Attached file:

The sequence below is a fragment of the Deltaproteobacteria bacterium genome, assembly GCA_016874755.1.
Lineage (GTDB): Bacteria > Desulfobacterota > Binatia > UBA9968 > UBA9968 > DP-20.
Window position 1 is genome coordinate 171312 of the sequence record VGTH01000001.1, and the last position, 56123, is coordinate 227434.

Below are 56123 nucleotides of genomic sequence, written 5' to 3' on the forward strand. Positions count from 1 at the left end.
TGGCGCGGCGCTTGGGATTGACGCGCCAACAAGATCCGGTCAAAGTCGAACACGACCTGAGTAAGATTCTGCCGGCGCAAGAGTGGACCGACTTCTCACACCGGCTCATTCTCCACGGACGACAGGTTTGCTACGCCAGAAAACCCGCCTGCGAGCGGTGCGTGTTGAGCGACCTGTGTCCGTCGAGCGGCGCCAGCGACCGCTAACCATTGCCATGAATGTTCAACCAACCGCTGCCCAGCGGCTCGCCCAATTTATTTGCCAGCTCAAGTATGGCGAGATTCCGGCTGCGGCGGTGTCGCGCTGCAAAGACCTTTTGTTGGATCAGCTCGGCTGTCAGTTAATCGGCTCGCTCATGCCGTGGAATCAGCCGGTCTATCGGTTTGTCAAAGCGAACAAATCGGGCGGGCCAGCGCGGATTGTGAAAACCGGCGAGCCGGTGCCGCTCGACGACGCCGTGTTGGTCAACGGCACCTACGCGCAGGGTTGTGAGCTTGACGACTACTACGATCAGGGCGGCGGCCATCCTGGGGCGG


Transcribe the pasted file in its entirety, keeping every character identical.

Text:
The sequence below is a fragment of the Deltaproteobacteria bacterium genome, assembly GCA_016874755.1.
Lineage (GTDB): Bacteria > Desulfobacterota > Binatia > UBA9968 > UBA9968 > DP-20.
Window position 1 is genome coordinate 171312 of the sequence record VGTH01000001.1, and the last position, 56123, is coordinate 227434.

Below are 56123 nucleotides of genomic sequence, written 5' to 3' on the forward strand. Positions count from 1 at the left end.
TGGCGCGGCGCTTGGGATTGACGCGCCAACAAGATCCGGTCAAAGTCGAACACGACCTGAGTAAGATTCTGCCGGCGCAAGAGTGGACCGACTTCTCACACCGGCTCATTCTCCACGGACGACAGGTTTGCTACGCCAGAAAACCCGCCTGCGAGCGGTGCGTGTTGAGCGACCTGTGTCCGTCGAGCGGCGCCAGCGACCGCTAACCATTGCCATGAATGTTCAACCAACCGCTGCCCAGCGGCTCGCCCAATTTATTTGCCAGCTCAAGTATGGCGAGATTCCGGCTGCGGCGGTGTCGCGCTGCAAAGACCTTTTGTTGGATCAGCTCGGCTGTCAGTTAATCGGCTCGCTCATGCCGTGGAATCAGCCGGTCTATCGGTTTGTCAAAGCGAACAAATCGGGCGGGCCAGCGCGGATTGTGAAAACCGGCGAGCCGGTGCCGCTCGACGACGCCGTGTTGGTCAACGGCACCTACGCGCAGGGTTGTGAGCTTGACGACTACTACGATCAGGGCGGCGGCCATCCTGGGGCGG